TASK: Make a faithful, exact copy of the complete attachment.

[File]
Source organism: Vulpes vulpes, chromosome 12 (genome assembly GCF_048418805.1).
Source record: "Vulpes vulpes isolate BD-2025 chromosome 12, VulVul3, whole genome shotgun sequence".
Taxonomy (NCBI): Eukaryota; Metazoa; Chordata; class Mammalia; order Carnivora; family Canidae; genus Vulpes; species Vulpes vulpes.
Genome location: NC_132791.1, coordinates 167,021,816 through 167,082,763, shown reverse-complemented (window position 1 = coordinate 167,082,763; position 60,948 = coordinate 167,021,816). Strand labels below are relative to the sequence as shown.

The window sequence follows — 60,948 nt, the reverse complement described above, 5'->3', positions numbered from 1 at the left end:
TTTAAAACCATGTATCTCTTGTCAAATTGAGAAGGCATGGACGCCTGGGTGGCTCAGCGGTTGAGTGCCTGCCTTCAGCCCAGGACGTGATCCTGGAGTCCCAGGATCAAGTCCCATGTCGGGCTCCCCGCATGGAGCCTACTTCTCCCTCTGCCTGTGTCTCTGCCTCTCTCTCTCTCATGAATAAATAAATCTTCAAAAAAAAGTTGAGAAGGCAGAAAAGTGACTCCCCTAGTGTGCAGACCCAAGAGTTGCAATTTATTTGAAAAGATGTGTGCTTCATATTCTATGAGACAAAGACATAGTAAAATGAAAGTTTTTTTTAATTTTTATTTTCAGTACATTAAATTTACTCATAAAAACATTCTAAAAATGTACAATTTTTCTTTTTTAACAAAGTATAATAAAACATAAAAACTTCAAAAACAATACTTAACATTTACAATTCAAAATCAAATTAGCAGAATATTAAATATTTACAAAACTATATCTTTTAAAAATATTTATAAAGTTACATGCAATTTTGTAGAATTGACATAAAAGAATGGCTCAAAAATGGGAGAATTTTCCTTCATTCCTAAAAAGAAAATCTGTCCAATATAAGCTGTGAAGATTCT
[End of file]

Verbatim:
Source organism: Vulpes vulpes, chromosome 12 (genome assembly GCF_048418805.1).
Source record: "Vulpes vulpes isolate BD-2025 chromosome 12, VulVul3, whole genome shotgun sequence".
Taxonomy (NCBI): Eukaryota; Metazoa; Chordata; class Mammalia; order Carnivora; family Canidae; genus Vulpes; species Vulpes vulpes.
Genome location: NC_132791.1, coordinates 167,021,816 through 167,082,763, shown reverse-complemented (window position 1 = coordinate 167,082,763; position 60,948 = coordinate 167,021,816). Strand labels below are relative to the sequence as shown.

The window sequence follows — 60,948 nt, the reverse complement described above, 5'->3', positions numbered from 1 at the left end:
TTTAAAACCATGTATCTCTTGTCAAATTGAGAAGGCATGGACGCCTGGGTGGCTCAGCGGTTGAGTGCCTGCCTTCAGCCCAGGACGTGATCCTGGAGTCCCAGGATCAAGTCCCATGTCGGGCTCCCCGCATGGAGCCTACTTCTCCCTCTGCCTGTGTCTCTGCCTCTCTCTCTCTCATGAATAAATAAATCTTCAAAAAAAAGTTGAGAAGGCAGAAAAGTGACTCCCCTAGTGTGCAGACCCAAGAGTTGCAATTTATTTGAAAAGATGTGTGCTTCATATTCTATGAGACAAAGACATAGTAAAATGAAAGTTTTTTTTAATTTTTATTTTCAGTACATTAAATTTACTCATAAAAACATTCTAAAAATGTACAATTTTTCTTTTTTAACAAAGTATAATAAAACATAAAAACTTCAAAAACAATACTTAACATTTACAATTCAAAATCAAATTAGCAGAATATTAAATATTTACAAAACTATATCTTTTAAAAATATTTATAAAGTTACATGCAATTTTGTAGAATTGACATAAAAGAATGGCTCAAAAATGGGAGAATTTTCCTTCATTCCTAAAAAGAAAATCTGTCCAATATAAGCTGTGAAGATTCT